Indigenous Peoples' agendas are in shadow in Constitution writing process

Indigenous Voice
Indigenous Voice20 Feb 2015, Friday
Indigenous Peoples' agendas are in shadow in Constitution writing process

R K Khambu

Lawmaker and Chairman of Khambuwan National Front

My friends, relatives, journalists and acquaintances often ask me: how are things moving in the Constituent Assembly (CA)? Are grievances of marginalized, oppressed and minority communities likely to be addressed in the new constitution? 

I find it difficult to answer their queries. It is not because I am not aware of what is really going on within the CA. But, it is because I am not too enthusiastic to share with people progress made by the CA. Speaking honestly, there is virtually no hope. I do not have much hope that the new constitution will address concerns of Aadivasi, Janajati, Madhesi, Dalit, Muslim and other backward and minority communities.

Endorsing the first CA's decisions

Shortly after the second CA elections, we lawmakers, no matter which political parties we represent, expressed our commitment to endorse whatever was decided by the first CA. Later, the first meeting of the second CA also took a decision to this effect. It was a right move towards writing a progressive constitution building on achievements of the former CA.

The first CA had taken several decisions towards addressing concerns of marginalized and oppressed communities. Various thematic committees of the first CA had guaranteed rights to self-determination, proportional electoral system, inclusion and secularism. The second CA endorsed all decisions made by the first CA's thematic committees.

Unfortunately, major political parties, the NC and the UML, now want to retreat from decisions of the first CA's thematic committees. Their motives are well manifested in their joint nine-point concept paper about the contents of the new constitution. They have ignored concerns of Indigenous Peoples. It looks like they want to revive the 1990 constitution.

 

The major political parties, the NC and the UML, now want to retreat from decisions of the first CA's thematic committees. Their motives are well manifested in their joint nine-point concept paper about the contents of the new constitution. They have ignored concerns of Indigenous Peoples. It looks like they want to revive the 1990 constitution.

Hopeless situation

The NC and the UML are hell bent on writing the new constitution through a vote by using their combined two-thirds strength. They are in favor of creating seven federal provinces on basis of geographical landmarks. We do not accept their idea of federating the country. We call it as administrative federalism. It is against decisions of the first CA and agreements that we reached with the government in the past. They want to ignore all our agreements. They are against consensus.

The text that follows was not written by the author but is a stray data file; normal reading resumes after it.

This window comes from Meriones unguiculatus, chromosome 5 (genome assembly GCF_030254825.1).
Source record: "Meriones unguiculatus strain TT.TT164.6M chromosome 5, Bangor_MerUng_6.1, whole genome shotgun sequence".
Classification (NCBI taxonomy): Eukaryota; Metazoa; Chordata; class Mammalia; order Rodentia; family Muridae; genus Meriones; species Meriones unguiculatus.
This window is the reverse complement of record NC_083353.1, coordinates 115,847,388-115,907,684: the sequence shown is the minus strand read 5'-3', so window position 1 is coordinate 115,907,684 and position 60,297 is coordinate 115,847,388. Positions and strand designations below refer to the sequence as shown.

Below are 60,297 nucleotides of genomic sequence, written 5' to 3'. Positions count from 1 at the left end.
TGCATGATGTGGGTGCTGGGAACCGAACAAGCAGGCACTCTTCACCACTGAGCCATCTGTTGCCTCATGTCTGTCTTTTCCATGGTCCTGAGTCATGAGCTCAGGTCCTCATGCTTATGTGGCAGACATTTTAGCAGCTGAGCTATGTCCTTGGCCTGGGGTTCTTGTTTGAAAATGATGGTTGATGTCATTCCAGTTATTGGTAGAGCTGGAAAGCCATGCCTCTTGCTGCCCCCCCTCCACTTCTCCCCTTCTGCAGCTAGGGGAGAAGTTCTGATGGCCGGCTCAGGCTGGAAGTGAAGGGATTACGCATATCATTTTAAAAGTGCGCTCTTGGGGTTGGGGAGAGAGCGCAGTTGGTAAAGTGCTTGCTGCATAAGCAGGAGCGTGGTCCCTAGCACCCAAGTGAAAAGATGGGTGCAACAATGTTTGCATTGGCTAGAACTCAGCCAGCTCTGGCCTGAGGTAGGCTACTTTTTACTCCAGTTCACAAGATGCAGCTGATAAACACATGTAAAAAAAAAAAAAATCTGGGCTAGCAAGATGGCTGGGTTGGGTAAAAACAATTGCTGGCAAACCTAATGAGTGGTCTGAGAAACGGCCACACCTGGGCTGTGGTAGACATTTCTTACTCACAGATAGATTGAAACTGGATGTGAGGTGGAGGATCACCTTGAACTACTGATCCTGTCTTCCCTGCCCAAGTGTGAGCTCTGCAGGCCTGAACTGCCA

If they succeed, the constitution will not address issues of marginalized, oppressed and minority communities. 

Our struggle will continue

We are against the NC and the UML's attempts to pass the new constitution through a vote. We will launch a street movement if they rubbish all our past agreements. We will keep fighting to ensure rights of oppressed communities. Unfortunately, we do not stand united. The NC and the UML have succeeded in creating divisions within us. The Nepal Federation of Indigenous Nationalities (Nefin) is against our agendas. And representation of Indigenous Peoples within the CA is also very nominal.

On caucus

It is not true that we have not formed a caucus. We have a caucus of 13 parties. In fact, it is our caucus that is putting up a brave fight against the NC and the UML's regressive agendas. We are creating pressure within the NC and the UML through this caucus. We are also trying to give it full shape. We have drawn inspirations from the Lawyers' Association of Human Rights of Indigenous Peoples and the International Labor Organization (ILO).

NC and the UML succeed in pushing through their political proposal, the new constitution will not be even as progressive as the 1990 constitution. In their joint proposal, they have given no space for inclusion, secularism and republicanism.

A new conflict

If the NC and the UML succeed in pushing through their political proposal, the new constitution will not be even as progressive as the 1990 constitution. In their joint proposal, they have given no space for inclusion, secularism and republicanism. It looks like they want to revive nationalism of Mahendra Shah, who excluded Indigenous Peoples, Madhesi and Muslims by adopting the policy of one language, one culture and one identity.

We want the new constitution to be written as per spirits of the people's war, Comprehensive Peace Agreement (CPA), 12-point-agreement, agreements with Khambuwan, Limbuwan, Tamsaling and Tharuhat people. And spirits of all these agreements: the new constitution must acknowledge identity of marginalized people. Only then will ages-old discrimination and suppression end. Else, there will still be grievances and a new wave of conflict can begin anytime.

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